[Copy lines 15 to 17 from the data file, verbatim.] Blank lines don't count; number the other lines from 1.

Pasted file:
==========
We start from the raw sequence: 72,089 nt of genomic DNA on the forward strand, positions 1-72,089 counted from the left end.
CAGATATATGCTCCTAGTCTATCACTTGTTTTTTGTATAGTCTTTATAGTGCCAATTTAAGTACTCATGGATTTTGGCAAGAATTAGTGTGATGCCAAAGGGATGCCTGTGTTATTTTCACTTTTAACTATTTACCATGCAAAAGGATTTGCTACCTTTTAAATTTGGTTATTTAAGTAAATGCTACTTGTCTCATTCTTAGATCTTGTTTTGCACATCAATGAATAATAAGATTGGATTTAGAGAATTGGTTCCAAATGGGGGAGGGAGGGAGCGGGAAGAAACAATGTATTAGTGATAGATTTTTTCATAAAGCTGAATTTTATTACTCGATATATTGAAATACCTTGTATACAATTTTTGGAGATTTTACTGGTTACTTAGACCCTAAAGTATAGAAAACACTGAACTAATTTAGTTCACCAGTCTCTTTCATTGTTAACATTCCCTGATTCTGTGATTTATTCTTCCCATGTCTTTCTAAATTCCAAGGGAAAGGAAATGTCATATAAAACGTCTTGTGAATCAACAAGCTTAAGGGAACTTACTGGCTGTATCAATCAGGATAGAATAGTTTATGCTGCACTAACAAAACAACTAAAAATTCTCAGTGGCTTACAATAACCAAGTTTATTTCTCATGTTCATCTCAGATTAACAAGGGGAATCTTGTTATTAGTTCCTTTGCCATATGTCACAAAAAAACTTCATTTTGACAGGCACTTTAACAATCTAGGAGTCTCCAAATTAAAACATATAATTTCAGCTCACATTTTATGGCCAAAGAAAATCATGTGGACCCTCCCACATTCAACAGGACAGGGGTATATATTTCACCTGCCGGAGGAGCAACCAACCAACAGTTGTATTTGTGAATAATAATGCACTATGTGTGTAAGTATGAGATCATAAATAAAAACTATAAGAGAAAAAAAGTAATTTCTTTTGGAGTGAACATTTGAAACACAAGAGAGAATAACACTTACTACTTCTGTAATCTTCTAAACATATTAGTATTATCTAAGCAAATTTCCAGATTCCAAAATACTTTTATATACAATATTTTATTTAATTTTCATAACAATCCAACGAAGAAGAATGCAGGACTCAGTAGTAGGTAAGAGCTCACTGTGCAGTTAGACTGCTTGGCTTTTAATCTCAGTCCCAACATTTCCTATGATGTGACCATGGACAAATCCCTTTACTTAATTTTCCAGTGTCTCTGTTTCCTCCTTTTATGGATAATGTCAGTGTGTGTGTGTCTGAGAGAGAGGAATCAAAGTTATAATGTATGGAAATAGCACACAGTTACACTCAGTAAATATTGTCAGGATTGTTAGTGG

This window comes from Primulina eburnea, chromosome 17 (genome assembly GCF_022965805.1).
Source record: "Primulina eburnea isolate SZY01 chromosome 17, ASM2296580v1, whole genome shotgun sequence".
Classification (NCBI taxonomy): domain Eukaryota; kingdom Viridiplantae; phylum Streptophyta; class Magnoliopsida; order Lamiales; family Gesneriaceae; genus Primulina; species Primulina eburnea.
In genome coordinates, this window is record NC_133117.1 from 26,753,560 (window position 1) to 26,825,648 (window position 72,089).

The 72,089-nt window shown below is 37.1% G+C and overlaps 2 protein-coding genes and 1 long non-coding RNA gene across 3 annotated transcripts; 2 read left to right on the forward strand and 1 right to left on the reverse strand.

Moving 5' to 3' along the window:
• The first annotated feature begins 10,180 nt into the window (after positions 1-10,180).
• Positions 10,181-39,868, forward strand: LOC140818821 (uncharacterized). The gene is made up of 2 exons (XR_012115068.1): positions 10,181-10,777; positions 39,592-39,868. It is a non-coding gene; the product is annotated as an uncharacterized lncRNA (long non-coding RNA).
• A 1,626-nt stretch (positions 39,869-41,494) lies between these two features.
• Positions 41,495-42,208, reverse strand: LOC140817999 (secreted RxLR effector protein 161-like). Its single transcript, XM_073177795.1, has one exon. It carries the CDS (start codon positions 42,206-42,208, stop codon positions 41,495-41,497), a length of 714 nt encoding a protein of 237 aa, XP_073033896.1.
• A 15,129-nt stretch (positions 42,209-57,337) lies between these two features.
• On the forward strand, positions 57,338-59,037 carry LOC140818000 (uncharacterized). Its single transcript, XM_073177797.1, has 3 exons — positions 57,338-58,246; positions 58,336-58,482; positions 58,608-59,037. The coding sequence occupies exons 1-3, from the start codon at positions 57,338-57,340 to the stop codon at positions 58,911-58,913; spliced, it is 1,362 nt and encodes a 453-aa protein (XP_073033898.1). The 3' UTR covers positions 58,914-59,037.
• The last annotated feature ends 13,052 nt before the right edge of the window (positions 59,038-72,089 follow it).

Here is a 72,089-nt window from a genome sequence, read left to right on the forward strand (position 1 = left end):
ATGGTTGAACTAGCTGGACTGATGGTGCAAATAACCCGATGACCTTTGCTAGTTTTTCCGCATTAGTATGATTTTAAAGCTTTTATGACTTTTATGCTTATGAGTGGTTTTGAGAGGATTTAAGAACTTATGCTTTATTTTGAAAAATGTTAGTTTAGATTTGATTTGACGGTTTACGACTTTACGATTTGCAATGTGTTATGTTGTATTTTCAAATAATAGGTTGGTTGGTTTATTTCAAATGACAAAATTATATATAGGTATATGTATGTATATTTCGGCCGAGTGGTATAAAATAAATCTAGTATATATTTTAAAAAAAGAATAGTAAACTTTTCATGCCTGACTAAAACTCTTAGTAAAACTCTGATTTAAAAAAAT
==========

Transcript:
• The last annotated feature ends 13,052 nt before the right edge of the window (positions 59,038-72,089 follow it).

Here is a 72,089-nt window from a genome sequence, read left to right on the forward strand (position 1 = left end):
ATGGTTGAACTAGCTGGACTGATGGTGCAAATAACCCGATGACCTTTGCTAGTTTTTCCGCATTAGTATGATTTTAAAGCTTTTATGACTTTTATGCTTATGAGTGGTTTTGAGAGGATTTAAGAACTTATGCTTTATTTTGAAAAATGTTAGTTTAGATTTGATTTGACGGTTTACGACTTTACGATTTGCAATGTGTTATGTTGTATTTTCAAATAATAGGTTGGTTGGTTTATTTCAAATGACAAAATTATATATAGGTATATGTATGTATATTTCGGCCGAGTGGTATAAAATAAATCTAGTATATATTTTAAAAAAAGAATAGTAAACTTTTCATGCCTGACTAAAACTCTTAGTAAAACTCTGATTTAAAAAAAT